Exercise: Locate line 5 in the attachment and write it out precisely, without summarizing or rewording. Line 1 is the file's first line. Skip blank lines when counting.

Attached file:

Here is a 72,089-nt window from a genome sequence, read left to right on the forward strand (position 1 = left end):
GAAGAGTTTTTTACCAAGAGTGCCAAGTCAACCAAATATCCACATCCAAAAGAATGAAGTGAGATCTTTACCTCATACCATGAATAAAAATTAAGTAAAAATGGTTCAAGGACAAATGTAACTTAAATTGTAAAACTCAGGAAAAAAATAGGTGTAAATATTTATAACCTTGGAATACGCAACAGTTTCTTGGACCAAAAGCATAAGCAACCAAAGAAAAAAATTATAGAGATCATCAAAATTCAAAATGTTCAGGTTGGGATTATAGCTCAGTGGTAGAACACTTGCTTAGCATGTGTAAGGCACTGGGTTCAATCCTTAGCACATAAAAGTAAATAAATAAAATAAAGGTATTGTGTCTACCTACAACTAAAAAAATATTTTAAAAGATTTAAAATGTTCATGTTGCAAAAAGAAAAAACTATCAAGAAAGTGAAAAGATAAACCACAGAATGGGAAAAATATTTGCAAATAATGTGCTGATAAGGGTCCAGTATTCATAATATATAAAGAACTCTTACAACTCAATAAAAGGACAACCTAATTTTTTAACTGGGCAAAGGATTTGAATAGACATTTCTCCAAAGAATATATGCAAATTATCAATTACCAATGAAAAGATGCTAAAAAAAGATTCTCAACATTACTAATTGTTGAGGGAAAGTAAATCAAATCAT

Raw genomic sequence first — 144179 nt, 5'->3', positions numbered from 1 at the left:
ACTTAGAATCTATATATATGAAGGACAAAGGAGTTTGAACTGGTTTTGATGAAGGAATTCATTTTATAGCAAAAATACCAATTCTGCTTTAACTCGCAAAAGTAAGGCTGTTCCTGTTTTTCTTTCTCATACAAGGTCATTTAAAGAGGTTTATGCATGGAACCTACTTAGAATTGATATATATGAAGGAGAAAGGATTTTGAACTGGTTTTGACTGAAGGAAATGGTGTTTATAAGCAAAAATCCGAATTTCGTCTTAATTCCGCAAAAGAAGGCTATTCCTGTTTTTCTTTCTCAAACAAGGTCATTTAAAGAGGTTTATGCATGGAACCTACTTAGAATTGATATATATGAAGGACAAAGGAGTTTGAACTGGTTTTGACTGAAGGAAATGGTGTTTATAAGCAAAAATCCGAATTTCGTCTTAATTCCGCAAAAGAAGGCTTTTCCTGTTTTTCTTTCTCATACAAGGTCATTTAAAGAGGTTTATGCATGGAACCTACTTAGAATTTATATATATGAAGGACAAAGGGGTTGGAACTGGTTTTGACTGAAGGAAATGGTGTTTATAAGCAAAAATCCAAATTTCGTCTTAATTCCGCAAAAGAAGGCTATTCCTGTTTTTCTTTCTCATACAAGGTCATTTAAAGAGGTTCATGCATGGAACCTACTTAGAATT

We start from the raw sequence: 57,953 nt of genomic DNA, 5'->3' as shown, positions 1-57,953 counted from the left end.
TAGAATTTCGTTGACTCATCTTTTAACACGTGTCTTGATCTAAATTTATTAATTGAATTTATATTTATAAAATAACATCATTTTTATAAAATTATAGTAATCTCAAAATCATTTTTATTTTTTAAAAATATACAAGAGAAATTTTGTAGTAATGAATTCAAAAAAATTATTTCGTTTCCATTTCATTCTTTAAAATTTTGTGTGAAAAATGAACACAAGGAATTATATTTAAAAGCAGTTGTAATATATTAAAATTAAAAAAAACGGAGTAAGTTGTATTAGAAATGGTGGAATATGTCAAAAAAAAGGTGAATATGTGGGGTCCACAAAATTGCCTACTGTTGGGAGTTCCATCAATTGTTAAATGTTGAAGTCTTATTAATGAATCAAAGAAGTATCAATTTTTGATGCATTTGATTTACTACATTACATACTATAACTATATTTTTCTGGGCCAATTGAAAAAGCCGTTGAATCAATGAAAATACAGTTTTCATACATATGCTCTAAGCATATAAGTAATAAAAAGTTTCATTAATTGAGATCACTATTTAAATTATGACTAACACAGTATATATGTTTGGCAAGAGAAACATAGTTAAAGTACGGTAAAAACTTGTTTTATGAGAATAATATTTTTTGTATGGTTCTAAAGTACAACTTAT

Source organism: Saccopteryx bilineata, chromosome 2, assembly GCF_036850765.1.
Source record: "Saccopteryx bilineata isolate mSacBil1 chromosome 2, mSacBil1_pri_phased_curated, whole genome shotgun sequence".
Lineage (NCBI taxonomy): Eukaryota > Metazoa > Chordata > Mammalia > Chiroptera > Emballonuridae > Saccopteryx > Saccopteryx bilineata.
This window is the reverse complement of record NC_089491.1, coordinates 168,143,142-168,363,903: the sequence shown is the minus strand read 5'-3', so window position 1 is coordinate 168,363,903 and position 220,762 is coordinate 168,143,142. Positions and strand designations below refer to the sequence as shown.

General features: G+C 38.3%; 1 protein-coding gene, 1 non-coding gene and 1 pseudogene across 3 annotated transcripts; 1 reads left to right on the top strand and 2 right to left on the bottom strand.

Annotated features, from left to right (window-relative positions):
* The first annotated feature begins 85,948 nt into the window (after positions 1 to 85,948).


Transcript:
We start from the raw sequence: 57,953 nt of genomic DNA, 5'->3' as shown, positions 1-57,953 counted from the left end.